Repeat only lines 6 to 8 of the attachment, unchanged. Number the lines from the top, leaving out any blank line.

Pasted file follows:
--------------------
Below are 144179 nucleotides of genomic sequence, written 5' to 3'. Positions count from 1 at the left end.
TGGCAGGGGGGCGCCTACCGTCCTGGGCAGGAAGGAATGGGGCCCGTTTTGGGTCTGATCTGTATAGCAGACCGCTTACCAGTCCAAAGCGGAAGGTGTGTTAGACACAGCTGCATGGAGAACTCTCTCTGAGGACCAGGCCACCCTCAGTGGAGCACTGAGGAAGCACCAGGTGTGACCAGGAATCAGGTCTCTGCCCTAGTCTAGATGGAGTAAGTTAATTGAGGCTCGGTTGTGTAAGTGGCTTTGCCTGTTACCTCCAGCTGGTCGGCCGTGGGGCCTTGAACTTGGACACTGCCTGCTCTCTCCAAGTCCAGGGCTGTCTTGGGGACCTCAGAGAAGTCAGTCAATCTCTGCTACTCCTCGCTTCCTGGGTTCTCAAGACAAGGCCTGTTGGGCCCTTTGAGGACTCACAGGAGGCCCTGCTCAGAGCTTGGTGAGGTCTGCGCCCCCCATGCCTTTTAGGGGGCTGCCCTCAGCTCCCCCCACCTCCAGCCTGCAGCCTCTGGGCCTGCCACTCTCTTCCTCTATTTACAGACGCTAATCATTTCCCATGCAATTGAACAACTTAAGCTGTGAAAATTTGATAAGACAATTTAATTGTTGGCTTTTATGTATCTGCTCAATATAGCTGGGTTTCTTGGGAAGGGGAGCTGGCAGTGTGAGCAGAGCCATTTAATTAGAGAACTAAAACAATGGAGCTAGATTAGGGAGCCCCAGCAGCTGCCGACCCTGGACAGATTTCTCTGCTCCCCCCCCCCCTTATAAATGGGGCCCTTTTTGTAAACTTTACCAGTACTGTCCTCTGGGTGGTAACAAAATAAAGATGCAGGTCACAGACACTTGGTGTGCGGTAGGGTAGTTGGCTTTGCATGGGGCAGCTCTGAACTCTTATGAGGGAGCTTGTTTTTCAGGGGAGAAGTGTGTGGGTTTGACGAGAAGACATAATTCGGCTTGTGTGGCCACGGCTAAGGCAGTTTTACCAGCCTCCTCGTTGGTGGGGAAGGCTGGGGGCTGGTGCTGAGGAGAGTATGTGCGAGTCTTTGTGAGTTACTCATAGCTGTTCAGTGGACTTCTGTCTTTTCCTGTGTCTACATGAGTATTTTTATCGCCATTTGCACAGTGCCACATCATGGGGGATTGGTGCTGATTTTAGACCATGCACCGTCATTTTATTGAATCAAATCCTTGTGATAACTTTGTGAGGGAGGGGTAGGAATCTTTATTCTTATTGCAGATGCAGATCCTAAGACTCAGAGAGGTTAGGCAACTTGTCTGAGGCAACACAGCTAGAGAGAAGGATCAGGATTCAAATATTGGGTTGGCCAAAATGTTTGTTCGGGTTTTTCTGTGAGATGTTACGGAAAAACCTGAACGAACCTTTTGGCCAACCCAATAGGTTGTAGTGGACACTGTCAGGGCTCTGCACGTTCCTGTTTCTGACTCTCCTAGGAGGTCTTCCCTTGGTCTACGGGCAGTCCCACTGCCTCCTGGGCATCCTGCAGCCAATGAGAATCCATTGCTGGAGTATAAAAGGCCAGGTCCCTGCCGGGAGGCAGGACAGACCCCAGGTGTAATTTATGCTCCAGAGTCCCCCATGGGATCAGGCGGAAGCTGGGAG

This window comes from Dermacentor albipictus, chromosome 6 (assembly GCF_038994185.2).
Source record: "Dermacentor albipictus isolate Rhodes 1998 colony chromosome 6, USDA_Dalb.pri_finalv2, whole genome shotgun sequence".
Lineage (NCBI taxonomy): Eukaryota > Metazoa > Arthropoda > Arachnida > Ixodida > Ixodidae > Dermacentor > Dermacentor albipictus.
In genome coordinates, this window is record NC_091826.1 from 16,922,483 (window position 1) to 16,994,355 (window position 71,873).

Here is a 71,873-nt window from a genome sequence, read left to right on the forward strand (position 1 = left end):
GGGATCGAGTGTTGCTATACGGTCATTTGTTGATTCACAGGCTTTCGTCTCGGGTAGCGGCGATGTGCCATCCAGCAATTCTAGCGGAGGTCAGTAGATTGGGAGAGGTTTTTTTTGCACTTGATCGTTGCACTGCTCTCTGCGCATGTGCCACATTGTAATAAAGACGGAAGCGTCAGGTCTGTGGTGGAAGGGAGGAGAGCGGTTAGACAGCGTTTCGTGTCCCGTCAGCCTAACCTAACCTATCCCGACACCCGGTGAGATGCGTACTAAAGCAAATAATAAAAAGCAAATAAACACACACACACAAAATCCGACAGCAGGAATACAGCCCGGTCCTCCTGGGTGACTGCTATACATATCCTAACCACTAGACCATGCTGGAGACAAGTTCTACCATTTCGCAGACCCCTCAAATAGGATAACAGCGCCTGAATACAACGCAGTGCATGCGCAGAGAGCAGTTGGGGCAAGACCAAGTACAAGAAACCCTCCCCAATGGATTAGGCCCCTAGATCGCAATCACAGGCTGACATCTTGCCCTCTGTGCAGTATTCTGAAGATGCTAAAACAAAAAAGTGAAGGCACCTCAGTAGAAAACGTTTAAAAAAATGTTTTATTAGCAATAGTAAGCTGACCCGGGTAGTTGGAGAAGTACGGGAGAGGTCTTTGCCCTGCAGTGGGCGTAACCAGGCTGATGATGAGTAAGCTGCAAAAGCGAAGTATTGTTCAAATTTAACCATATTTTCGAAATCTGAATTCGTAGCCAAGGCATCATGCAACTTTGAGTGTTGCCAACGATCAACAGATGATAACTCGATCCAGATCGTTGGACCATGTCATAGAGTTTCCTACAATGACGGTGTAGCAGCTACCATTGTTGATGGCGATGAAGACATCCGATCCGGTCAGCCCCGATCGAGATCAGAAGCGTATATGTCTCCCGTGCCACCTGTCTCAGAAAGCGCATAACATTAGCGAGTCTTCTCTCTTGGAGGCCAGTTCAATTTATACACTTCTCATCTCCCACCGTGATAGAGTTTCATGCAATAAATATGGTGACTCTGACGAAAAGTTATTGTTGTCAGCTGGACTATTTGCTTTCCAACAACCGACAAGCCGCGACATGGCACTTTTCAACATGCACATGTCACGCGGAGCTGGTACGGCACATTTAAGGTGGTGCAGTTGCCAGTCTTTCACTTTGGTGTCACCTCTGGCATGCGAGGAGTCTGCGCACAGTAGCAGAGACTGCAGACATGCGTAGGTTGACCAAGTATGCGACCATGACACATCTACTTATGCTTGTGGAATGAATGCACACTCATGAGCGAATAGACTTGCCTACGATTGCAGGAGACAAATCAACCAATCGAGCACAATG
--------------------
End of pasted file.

In genome coordinates, this window is record NC_091826.1 from 16,922,483 (window position 1) to 16,994,355 (window position 71,873).

Here is a 71,873-nt window from a genome sequence, read left to right on the forward strand (position 1 = left end):
GGGATCGAGTGTTGCTATACGGTCATTTGTTGATTCACAGGCTTTCGTCTCGGGTAGCGGCGATGTGCCATCCAGCAATTCTAGCGGAGGTCAGTAGATTGGGAGAGGTTTTTTTTGCACTTGATCGTTGCACTGCTCTCTGCGCATGTGCCACATTGTAATAAAGACGGAAGCGTCAGGTCTGTGGTGGAAGGGAGGAGAGCGGTTAGACAGCGTTTCGTGTCCCGTCAGCCTAACCTAACCTATCCCGACACCCGGTGAGATGCGTACTAAAGCAAATAATAAAAAGCAAATAAACACACACACACAAAATCCGACAGCAGGAATACAGCCCGGTCCTCCTGGGTGACTGCTATACATATCCTAACCACTAGACCATGCTGGAGACAAGTTCTACCATTTCGCAGACCCCTCAAATAGGATAACAGCGCCTGAATACAACGCAGTGCATGCGCAGAGAGCAGTTGGGGCAAGACCAAGTACAAGAAACCCTCCCCAATGGATTAGGCCCCTAGATCGCAATCACAGGCTGACATCTTGCCCTCTGTGCAGTATTCTGAAGATGCTAAAACAAAAAAGTGAAGGCACCTCAGTAGAAAACGTTTAAAAAAATGTTTTATTAGCAATAGTAAGCTGACCCGGGTAGTTGGAGAAGTACGGGAGAGGTCTTTGCCCTGCAGTGGGCGTAACCAGGCTGATGATGAGTAAGCTGCAAAAGCGAAGTATTGTTCAAATTTAACCATATTTTCGAAATCTGAATTCGTAGCCAAGGCATCATGCAACTTTGAGTGTTGCCAACGATCAACAGATGATAACTCGATCCAGATCGTTGGACCATGTCATAGAGTTTCCTACAATGACGGTGTAGCAGCTACCATTGTTGATGGCGATGAAGACATCCGATCCGGTCAGCCCCGATCGAGATCAGAAGCGTATATGTCTCCCGTGCCACCTGTCTCAGAAAGCGCATAACATTAGCGAGTCTTCTCTCTTGGAGGCCAGTTCAATTTATACACTTCTCATCTCCCACCGTGATAGAGTTTCATGCAATAAATATGGTGACTCTGACGAAAAGTTATTGTTGTCAGCTGGACTATTTGCTTTCCAACAACCGACAAGCCGCGACATGGCACTTTTCAACATGCACATGTCACGCGGAGCTGGTACGGCACATTTAAGGTGGTGCAGTTGCCAGTCTTTCACTTTGGTGTCACCTCTGGCATGCGAGGAGTCTGCGCACAGTAGCAGAGACTGCAGACATGCGTAGGTTGACCAAGTATGCGACCATGACACATCTACTTATGCTTGTGGAATGAATGCACACTCATGAGCGAATAGACTTGCCTACGATTGCAGGAGACAAATCAACCAATCGAGCACAATG